In The Age-IPV Curve: Changes in Intimate Partner Violence Perpetration during Adolescence and Young Adulthood my co-authors and I used community-based data from the Toledo Adolescent and Relationships Study (TARS) to show that while antisocial and drug and alcohol behaviors accounted for some of the age variation in IPV perpetration among male youths, it accounted for none of the age variation among female youths. Furthermore, even after we controlled for relationship characteristics, a large portion of the age variation in IPV perpetration for female youths remained. These findings highlight that not only do IPV processes (including less serious forms of IPV) differ for male and female youths, but that we need to continue to explore and develop concepts that help explain these differences.
Distinguishing mediating from moderating relationships
IPV has often been used as a predictor variable in examining a variety of outcomes. As a reviewer I often encounter articles where the authors are positing that IPV will have one effect for girls/women and a different effect for boys/men. This is an example of using gender as a moderator of IPV’s influence on the dependent variable, which is completely appropriate. The problem arises when researchers fail to provide a theoretical explanation for the proposed moderating relationship. Alternatively, the researchers’ theorizing may be more indicative of a mediating relationship, which would suggest that IPV is accounting for any observed gender differences in the outcome. One way to think about it is that proposing gender as a moderator suggests that women may be more vulnerable to IPV which yields differential effects in outcome. Proposing gender as a mediator, however, suggests that women suffer greater exposure to IPV or a particular type or element of IPV (e.g., intimate terrorism, coercive control) and this in turn is driving the observed gender difference in the outcome (see also Beeble et al. for a good example of a study that tests main, mediating, and moderating effects). Each are worthy of consideration, but researchers must be explicit in which they are testing.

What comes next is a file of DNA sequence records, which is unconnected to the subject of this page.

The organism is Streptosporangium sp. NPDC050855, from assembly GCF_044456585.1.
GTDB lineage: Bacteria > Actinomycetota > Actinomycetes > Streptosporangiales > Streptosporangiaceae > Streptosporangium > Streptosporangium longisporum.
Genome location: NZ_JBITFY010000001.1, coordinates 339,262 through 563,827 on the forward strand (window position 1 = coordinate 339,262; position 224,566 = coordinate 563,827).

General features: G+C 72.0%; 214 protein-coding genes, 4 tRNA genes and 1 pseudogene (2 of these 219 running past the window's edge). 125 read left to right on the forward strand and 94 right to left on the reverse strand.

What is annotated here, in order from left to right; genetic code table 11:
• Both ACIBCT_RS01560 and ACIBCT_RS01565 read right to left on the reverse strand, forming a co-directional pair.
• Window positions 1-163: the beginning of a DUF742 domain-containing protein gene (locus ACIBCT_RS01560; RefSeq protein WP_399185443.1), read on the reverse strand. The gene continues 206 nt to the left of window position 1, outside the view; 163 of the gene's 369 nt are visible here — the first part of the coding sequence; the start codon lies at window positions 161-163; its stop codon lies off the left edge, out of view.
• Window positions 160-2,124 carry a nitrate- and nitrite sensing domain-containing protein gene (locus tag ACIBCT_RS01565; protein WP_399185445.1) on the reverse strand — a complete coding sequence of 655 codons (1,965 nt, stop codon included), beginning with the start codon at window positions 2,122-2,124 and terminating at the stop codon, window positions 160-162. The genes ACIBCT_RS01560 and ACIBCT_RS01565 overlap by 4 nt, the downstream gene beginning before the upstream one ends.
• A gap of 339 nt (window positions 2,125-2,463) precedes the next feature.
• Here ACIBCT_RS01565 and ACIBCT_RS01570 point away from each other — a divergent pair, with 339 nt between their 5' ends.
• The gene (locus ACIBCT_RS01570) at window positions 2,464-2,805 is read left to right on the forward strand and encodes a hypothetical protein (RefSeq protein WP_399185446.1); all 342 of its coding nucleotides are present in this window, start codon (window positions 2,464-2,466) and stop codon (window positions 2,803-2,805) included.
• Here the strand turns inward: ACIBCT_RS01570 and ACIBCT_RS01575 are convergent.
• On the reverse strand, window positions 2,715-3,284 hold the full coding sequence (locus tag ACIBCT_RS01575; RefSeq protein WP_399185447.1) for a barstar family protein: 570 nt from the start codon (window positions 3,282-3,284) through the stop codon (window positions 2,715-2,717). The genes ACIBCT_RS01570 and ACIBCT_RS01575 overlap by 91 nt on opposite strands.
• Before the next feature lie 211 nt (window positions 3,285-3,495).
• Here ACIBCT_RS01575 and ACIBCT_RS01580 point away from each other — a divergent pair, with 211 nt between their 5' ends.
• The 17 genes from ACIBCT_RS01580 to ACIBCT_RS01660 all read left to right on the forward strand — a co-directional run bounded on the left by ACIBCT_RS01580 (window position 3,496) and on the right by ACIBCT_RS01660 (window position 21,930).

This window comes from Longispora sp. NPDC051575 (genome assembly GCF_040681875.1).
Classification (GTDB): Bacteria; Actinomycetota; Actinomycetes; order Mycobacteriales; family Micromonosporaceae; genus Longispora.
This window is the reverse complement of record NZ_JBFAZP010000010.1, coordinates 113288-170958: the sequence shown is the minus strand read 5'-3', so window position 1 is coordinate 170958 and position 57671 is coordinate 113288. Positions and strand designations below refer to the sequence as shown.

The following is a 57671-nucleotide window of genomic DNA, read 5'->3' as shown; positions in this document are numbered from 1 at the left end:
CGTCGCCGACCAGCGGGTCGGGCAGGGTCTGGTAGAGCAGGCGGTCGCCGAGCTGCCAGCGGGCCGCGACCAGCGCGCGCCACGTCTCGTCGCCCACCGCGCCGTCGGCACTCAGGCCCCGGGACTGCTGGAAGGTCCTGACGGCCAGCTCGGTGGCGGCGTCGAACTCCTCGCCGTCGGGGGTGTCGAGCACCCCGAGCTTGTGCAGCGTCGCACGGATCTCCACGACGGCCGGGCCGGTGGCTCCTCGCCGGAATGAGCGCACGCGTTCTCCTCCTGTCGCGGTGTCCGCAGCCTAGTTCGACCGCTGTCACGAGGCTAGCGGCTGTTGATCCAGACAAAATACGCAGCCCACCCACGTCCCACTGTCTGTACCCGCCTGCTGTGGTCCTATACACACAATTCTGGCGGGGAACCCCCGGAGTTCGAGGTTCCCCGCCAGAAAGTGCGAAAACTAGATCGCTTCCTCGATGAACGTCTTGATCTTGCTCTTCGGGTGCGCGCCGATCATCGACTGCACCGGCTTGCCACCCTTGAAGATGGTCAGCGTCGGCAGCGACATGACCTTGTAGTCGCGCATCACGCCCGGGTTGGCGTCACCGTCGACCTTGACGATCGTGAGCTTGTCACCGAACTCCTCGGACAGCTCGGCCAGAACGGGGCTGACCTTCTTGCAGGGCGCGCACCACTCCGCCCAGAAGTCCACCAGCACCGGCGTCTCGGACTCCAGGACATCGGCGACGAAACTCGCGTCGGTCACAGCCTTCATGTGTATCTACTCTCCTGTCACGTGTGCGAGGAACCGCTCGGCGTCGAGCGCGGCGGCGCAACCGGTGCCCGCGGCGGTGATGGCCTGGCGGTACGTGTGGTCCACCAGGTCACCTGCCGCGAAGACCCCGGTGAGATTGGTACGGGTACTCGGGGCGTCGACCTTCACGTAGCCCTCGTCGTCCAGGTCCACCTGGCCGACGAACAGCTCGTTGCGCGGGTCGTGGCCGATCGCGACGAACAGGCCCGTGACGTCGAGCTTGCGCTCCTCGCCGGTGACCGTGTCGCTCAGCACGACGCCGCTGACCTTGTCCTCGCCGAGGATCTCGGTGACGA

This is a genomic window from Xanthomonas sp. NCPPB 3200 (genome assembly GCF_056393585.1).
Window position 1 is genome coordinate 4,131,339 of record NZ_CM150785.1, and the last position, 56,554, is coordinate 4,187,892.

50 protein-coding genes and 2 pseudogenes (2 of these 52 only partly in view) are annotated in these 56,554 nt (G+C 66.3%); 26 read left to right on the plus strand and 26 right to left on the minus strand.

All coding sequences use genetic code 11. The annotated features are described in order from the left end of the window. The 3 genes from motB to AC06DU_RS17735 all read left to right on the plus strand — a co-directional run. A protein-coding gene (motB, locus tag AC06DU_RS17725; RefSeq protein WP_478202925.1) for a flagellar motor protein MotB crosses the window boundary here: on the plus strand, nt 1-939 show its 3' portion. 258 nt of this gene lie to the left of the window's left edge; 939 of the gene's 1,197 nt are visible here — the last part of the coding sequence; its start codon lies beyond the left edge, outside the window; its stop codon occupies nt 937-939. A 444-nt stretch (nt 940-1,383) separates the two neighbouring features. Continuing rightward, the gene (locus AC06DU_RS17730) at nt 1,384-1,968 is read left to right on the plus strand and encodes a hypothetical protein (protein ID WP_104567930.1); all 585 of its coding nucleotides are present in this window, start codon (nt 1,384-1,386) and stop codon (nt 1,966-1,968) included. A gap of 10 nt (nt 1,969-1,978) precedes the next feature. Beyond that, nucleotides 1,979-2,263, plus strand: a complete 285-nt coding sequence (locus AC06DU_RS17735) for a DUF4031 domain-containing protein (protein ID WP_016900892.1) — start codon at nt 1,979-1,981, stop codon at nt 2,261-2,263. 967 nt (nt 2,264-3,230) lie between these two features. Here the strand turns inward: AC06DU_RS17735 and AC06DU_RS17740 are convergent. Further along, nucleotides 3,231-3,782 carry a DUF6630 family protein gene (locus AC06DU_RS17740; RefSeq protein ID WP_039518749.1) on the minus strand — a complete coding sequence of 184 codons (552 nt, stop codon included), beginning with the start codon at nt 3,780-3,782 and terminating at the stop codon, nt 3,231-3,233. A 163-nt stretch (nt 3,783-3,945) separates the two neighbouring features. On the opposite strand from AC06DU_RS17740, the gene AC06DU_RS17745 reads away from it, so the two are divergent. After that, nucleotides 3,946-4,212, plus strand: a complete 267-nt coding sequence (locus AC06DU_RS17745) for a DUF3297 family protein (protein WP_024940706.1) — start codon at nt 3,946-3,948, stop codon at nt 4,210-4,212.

Longitudinal studies of IPV in same-sex relationships
Umberson et al. provides a comprehensive review of the challenges associated with studying same-sex romantic relationships among adult populations. These include a lack of longitudinal datasets that make use of probability sampling, accurately identifying same-sex couples, and moving beyond the gender binary to include individuals who identify as transsexual, bisexual, or some other gender or sexual identity. These issues are further complicated for longitudinal scholars, such as myself, who focus on adolescence and young adulthood which are periods known for intense identity exploration. Again, more work is needed to help understand how these identities intersect with other identities as well as how they unfold during adolescence and continue to change over the life course.
Research on IPV remains one of the most vibrant areas of scholarship. Contributions from sociology, criminology, psychology, social work, public health, and other disciplines reflect its interdisciplinary nature. By continuing to draw from these diverse pools of knowledge we can further the gains already achieved.
Wendi Johnson is currently an Assistant Professor in the Criminal Justice Program at Oakland University. Her research focuses on family relationships and processes related to within-individual change over the life course. Recent papers using the TARS data include an examination of how IPV experiences change across relationships and the influence of parents on their children’s identity formation and antisocial behavior across adolescence and young adulthood. Co-author contributions include a recent publication that examined the relationship between IPV and parenting using data from the Fragile Families and Child Wellbeing Study. She also serves as an editorial board member of Gender & Society.